Nearing the midway point of his second term in office, Miami Mayor Tomás Regalado gathered the media and friends at City Hall on Wednesday to crow about his city. And while he had a lot to say, he hoped that the coverage of the event would be buried in the newspaper and aired at the tail-end of TV newscasts.
Because the former journalist knows that good news makes for dull headlines. And he admitted that his 2015 state of the city speech was so positive, it was downright “boring.”
“This speech doesn’t have a good sound bite, a sexy sound bite, or any drama. Because there is no drama here at City Hall these days,” the mayor said to applause.
Nevermind that Regalado’s daughter is suing his city to invalidate a ballot item he promoted for the $430 million SkyRise observation tower. Or that the Florida Supreme Court will begin to hear a lawsuit in April filed by the city’s unions seeking to reinstate a bounty of wages and benefits slashed during the recent recession.
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By Miami’s standards, those issues wouldn’t make the cut in a telenovela pilot. Besides, Wednesday was Regalado’s chance to pound his chest after enduring years of turmoil.
When Regalado came into office in late 2009, Miami was reeling. Its tax base had plummeted, leaving the city to scramble for money while fending off bills coming due from substantial raises and benefits that commissioners — including Regalado — afforded public employee unions during fatter times.
Miami was also handling an inquiry by the Securities and Exchange Commission into whether the city improperly balanced the budget with restricted funds, and then another about whether the municipality misled investors purchasing Marlins Stadium bonds.
But eventually, thanks to a rebounding real estate market and what the city says was conservative bookkeeping, Miami found its footing and began to emerge from its tailspin. Now, the city has boosted its reserves by 800 percent, past $100 million. And the market is finally responding, with two credit agencies boosting the city’s fiscal outlook.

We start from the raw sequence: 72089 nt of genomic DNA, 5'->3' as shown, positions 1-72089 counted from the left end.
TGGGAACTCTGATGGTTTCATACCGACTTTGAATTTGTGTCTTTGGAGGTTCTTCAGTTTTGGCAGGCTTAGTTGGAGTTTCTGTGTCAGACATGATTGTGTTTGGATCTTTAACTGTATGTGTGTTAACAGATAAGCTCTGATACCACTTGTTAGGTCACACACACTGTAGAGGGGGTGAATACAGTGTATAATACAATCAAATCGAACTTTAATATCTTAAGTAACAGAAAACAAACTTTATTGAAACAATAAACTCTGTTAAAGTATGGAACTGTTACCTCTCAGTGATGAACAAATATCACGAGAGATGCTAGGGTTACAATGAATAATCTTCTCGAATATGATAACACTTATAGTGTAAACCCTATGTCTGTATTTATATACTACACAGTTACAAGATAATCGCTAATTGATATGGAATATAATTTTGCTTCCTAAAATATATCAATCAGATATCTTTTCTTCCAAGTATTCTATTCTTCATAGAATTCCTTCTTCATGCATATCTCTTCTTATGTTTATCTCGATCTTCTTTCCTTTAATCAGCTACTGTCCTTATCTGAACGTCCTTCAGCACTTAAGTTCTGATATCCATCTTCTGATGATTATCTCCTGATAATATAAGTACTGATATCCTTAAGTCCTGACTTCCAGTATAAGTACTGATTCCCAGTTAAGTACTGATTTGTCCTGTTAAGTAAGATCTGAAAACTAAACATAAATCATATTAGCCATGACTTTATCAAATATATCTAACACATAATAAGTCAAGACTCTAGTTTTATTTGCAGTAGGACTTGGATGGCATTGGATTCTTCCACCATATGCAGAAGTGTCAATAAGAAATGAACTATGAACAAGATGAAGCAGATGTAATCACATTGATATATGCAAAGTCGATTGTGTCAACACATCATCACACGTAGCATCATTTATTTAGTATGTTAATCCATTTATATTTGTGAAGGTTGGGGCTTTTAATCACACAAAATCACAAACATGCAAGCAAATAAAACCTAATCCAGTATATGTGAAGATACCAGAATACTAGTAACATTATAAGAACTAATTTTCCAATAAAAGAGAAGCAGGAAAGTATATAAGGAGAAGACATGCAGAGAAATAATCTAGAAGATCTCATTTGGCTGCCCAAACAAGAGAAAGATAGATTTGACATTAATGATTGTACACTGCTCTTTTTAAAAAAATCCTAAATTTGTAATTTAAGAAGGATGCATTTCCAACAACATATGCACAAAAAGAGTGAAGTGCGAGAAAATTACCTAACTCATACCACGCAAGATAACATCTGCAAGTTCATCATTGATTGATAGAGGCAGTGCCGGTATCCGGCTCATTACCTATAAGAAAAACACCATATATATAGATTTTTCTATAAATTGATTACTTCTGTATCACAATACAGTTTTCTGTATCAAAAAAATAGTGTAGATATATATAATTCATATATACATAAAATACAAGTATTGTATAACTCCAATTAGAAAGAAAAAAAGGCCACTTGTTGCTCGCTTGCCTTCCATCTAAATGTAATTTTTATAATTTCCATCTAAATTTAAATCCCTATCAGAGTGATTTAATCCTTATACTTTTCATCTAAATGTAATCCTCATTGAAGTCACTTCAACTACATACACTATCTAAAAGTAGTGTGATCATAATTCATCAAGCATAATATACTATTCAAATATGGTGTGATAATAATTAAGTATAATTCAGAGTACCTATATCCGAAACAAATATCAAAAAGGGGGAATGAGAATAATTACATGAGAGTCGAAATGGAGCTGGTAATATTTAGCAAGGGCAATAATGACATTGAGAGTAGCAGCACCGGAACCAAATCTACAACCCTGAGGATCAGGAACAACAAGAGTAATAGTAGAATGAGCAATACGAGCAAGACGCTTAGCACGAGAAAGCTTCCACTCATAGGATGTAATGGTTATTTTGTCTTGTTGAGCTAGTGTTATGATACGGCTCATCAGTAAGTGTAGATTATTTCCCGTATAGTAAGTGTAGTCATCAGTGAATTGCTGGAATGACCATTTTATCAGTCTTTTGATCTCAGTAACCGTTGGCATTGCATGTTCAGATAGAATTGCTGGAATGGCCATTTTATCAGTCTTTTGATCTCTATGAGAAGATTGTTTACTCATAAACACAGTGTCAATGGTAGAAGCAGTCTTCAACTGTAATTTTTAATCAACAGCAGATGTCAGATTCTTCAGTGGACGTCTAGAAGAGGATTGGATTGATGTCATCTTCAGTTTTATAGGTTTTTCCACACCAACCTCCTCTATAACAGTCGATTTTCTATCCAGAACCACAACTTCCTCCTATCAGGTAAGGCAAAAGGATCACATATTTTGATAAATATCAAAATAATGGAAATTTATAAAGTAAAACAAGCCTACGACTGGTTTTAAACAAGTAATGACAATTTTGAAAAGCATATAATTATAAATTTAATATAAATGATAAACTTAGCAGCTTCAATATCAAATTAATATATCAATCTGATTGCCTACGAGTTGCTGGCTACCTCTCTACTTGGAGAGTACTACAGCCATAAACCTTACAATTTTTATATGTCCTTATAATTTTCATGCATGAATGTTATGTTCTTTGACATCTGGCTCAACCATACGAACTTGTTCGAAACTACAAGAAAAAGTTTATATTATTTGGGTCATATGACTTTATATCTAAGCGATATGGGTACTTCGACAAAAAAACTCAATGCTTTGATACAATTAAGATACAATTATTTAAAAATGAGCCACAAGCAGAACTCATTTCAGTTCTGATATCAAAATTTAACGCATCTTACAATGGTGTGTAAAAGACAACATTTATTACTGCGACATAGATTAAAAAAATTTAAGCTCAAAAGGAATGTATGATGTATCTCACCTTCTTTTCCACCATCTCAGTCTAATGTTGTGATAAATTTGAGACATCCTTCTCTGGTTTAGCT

“Bond ratings are a tangible marker of our city’s financial outlook,” Regalado said.
Regalado noted on Wednesday that the city also launched a regional EB-5 visa center to court foreign investors, lowered the overall property-tax rate four years straight, and addressed a slew of minor issues like code compliance complaints and broken sidewalks.
“Long gone are the front page headlines of bankruptcy and fiscal instability,” he said.
The city still has some lingering issues. Even in significantly improving Miami’s financial outlook, credit agencies noted the city’s liabilities have kept them from being more bullish on Miami. Both Fitch and Standard & Poor’s mentioned issues with the SEC and the pending lawsuits in which the city’s police and fire unions are seeking to have the city reinstate the wages and benefits that were unilaterally slashed during the recession.
“Miami is in several court cases that warrant close attention,” Fitch wrote in December when announcing an increase to several city bond ratings. “The city estimates the cost of reinstating the prior contract terms at roughly $150 million, a sum that would be difficult to absorb from operating resources or reserves without impacting overall creditworthiness.”
But the city has so far won every round in the case. And while Regalado downplayed the City Hall drama, he couldn’t help but embrace a little controversy.
He ended by vowing to restore the Miami Marine Stadium, despite the implosion this fall of a plan by a non-profit that Regalado championed. The former newsman couldn’t help but acknowledge that, perhaps, Miami might see some turmoil after all.
“Our great city is moving forward,” he said. “And while I can’t promise it will be without controversy, it’s fine with me because a life without controversy is boring — like this speech.”